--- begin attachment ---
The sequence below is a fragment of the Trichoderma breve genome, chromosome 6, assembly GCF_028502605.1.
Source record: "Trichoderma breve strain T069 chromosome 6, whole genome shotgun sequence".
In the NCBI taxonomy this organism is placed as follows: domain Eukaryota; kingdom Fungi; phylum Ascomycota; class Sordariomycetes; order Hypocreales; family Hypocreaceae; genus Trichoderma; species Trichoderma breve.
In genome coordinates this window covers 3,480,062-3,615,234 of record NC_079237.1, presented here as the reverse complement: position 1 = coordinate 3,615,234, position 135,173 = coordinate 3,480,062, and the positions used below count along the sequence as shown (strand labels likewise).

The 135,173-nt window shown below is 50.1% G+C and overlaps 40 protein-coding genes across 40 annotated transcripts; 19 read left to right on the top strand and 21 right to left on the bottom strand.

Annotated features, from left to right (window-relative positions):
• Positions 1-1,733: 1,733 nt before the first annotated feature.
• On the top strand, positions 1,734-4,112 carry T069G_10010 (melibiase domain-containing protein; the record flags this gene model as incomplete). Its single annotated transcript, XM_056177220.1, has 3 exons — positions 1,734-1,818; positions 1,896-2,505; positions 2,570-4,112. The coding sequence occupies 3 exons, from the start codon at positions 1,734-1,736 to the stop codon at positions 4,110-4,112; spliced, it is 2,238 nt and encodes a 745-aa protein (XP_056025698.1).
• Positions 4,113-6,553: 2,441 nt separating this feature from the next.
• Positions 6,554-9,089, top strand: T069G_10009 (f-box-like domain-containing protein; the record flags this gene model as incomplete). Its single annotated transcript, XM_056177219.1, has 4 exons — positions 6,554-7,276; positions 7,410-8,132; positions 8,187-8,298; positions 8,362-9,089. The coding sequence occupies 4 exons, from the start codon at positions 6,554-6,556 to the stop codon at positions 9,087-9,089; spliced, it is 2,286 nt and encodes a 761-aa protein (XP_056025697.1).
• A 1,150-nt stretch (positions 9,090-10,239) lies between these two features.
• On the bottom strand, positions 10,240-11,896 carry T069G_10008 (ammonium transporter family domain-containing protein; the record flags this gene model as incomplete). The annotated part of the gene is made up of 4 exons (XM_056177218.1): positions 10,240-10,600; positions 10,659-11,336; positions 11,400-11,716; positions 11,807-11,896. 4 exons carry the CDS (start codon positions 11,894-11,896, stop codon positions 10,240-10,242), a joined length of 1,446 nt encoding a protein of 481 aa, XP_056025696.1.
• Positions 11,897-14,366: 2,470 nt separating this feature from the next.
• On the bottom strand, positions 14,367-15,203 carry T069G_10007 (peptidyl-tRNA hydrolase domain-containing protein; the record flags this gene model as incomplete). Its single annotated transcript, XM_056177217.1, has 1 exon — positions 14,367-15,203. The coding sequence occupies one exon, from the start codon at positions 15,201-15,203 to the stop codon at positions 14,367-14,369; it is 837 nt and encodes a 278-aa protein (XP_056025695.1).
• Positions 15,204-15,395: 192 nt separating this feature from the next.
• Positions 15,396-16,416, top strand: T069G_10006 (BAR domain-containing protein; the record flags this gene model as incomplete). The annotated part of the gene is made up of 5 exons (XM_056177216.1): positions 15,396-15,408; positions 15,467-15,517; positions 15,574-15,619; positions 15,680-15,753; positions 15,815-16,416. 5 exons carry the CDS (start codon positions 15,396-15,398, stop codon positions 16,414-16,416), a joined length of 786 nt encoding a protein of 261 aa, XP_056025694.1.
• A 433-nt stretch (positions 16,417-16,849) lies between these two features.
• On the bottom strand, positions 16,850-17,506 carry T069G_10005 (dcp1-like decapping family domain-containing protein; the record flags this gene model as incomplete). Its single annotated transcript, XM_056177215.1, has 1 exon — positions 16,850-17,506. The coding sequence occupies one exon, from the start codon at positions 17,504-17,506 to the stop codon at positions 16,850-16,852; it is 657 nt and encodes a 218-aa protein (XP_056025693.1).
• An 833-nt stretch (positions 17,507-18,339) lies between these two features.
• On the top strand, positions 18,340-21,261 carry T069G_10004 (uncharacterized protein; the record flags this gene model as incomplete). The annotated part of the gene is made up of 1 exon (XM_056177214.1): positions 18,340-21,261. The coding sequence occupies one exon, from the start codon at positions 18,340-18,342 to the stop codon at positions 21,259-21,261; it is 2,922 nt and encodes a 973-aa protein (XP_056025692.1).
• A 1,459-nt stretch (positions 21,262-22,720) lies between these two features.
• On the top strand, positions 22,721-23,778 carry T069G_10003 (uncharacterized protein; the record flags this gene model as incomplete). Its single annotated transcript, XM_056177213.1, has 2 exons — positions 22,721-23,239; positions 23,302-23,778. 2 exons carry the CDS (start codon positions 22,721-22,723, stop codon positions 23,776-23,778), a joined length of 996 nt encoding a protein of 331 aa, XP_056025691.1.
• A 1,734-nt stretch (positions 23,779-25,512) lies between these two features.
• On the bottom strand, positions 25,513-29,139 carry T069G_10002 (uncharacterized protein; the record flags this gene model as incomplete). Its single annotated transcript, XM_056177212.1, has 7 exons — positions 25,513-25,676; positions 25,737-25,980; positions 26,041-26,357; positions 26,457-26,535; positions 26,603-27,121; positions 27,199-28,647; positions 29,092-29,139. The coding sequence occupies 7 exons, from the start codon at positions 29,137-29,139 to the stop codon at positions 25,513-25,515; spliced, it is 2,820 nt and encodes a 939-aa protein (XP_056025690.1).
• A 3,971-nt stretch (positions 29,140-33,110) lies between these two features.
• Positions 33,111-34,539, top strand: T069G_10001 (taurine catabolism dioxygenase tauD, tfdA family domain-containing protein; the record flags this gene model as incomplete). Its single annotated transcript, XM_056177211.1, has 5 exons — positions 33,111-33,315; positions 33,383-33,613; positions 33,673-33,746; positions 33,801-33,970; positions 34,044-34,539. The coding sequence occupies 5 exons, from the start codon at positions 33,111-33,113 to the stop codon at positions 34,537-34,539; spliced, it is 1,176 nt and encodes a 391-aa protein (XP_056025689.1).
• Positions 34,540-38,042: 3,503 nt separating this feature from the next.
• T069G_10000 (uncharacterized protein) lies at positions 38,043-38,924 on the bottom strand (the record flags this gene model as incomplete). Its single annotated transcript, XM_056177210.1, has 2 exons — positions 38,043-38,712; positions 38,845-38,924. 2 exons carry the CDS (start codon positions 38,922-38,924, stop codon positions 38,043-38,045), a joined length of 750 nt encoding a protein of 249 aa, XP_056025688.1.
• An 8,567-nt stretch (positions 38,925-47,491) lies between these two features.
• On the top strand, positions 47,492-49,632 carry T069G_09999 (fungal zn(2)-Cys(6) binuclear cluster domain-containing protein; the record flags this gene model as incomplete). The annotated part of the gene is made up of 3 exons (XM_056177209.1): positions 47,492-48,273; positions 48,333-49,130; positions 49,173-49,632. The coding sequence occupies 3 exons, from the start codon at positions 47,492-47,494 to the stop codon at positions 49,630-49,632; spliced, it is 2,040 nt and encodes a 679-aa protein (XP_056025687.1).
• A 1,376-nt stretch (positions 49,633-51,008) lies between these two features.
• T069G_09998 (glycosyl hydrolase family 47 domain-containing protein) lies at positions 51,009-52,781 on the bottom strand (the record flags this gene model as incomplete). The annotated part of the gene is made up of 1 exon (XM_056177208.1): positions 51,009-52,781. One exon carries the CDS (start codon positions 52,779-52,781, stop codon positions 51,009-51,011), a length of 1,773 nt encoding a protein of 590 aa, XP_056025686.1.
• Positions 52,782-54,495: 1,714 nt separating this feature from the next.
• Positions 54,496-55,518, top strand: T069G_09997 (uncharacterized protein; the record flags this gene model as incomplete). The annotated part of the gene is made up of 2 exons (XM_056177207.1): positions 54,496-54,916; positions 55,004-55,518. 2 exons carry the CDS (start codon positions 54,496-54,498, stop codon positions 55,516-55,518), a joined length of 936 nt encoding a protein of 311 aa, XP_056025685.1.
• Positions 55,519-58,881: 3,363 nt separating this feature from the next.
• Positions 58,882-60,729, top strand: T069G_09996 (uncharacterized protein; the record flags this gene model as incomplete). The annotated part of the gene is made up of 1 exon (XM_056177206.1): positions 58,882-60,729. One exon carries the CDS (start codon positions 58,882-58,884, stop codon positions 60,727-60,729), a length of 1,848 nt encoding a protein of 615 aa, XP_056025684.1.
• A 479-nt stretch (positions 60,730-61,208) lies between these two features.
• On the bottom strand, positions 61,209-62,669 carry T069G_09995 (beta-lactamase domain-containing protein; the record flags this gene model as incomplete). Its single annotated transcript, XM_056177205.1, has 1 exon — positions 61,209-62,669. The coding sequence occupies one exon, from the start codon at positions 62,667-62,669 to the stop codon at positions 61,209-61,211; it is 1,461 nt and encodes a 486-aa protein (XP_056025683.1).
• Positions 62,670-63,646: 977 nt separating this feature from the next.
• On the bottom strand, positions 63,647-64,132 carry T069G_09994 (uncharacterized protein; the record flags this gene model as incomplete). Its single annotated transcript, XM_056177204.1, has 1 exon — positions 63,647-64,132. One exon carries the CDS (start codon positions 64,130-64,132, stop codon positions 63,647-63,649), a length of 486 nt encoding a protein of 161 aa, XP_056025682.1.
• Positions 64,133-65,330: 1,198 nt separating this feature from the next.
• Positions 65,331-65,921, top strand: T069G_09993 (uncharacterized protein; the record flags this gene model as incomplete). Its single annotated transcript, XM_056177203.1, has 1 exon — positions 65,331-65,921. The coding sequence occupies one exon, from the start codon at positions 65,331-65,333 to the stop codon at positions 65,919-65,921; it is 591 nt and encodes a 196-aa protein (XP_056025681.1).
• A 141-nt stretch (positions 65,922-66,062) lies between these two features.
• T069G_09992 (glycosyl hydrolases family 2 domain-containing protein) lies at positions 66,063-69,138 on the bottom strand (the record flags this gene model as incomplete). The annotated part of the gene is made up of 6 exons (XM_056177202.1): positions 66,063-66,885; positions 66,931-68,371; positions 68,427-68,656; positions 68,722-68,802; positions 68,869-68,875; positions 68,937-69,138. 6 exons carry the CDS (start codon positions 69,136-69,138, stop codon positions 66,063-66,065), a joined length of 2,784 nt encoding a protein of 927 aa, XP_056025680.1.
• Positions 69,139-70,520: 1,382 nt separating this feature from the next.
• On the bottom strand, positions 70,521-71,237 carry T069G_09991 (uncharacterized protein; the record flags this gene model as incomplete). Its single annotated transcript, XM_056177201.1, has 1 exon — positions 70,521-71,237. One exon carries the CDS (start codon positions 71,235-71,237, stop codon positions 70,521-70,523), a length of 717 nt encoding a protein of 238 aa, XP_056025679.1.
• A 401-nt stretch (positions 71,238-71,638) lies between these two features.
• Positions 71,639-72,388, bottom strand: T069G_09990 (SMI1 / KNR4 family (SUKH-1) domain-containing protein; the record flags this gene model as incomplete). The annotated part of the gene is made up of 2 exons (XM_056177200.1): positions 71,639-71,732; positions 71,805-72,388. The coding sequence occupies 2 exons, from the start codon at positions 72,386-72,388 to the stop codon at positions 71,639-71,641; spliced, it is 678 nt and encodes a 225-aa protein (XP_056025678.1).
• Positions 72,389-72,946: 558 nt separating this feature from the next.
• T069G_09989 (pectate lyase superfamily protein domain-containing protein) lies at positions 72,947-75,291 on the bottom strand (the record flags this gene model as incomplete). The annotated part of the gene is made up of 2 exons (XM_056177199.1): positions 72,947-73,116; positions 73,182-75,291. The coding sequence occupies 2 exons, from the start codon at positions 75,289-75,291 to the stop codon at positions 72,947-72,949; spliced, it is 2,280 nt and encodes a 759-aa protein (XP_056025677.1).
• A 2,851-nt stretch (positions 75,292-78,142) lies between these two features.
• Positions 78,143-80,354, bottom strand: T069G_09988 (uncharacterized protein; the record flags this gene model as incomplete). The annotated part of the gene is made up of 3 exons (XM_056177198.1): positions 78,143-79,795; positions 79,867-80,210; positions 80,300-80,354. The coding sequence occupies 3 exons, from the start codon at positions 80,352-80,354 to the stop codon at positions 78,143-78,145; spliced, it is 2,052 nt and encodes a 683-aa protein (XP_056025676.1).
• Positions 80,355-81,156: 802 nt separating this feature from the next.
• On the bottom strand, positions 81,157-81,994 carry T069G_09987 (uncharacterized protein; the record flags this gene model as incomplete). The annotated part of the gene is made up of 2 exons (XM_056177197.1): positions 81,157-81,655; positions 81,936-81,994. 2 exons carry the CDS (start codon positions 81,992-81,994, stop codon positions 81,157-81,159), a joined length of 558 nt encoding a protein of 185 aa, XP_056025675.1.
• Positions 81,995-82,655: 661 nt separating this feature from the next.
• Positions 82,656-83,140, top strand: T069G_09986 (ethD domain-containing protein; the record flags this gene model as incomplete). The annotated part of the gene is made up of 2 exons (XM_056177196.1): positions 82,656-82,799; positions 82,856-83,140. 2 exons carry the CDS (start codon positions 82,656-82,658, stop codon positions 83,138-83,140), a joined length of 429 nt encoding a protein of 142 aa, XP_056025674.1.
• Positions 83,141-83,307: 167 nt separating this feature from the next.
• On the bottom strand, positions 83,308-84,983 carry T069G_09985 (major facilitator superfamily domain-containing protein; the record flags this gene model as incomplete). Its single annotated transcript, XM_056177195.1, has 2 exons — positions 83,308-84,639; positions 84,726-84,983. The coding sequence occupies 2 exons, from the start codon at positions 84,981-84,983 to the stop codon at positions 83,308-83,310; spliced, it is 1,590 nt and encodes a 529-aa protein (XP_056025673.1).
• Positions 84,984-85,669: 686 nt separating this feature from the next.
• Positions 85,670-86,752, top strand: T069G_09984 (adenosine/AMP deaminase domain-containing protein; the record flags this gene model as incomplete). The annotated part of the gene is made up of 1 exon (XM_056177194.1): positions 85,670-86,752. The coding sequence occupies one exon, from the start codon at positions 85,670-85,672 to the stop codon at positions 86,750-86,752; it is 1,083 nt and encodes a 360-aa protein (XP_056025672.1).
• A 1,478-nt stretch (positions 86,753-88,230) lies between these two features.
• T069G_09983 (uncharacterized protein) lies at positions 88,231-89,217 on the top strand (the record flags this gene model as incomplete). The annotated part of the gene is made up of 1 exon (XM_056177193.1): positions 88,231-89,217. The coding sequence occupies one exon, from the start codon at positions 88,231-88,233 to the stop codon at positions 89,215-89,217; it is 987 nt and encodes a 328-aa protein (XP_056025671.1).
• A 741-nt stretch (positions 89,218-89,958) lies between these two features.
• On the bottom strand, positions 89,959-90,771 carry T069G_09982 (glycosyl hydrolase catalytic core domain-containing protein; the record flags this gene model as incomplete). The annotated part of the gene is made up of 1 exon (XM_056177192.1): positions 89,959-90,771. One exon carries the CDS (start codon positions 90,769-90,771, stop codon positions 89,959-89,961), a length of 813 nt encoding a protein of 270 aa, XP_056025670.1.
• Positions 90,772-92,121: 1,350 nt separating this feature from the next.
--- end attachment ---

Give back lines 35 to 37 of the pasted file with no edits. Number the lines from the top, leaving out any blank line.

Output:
• Positions 55,519-58,881: 3,363 nt separating this feature from the next.
• Positions 58,882-60,729, top strand: T069G_09996 (uncharacterized protein; the record flags this gene model as incomplete). The annotated part of the gene is made up of 1 exon (XM_056177206.1): positions 58,882-60,729. One exon carries the CDS (start codon positions 58,882-58,884, stop codon positions 60,727-60,729), a length of 1,848 nt encoding a protein of 615 aa, XP_056025684.1.
• A 479-nt stretch (positions 60,730-61,208) lies between these two features.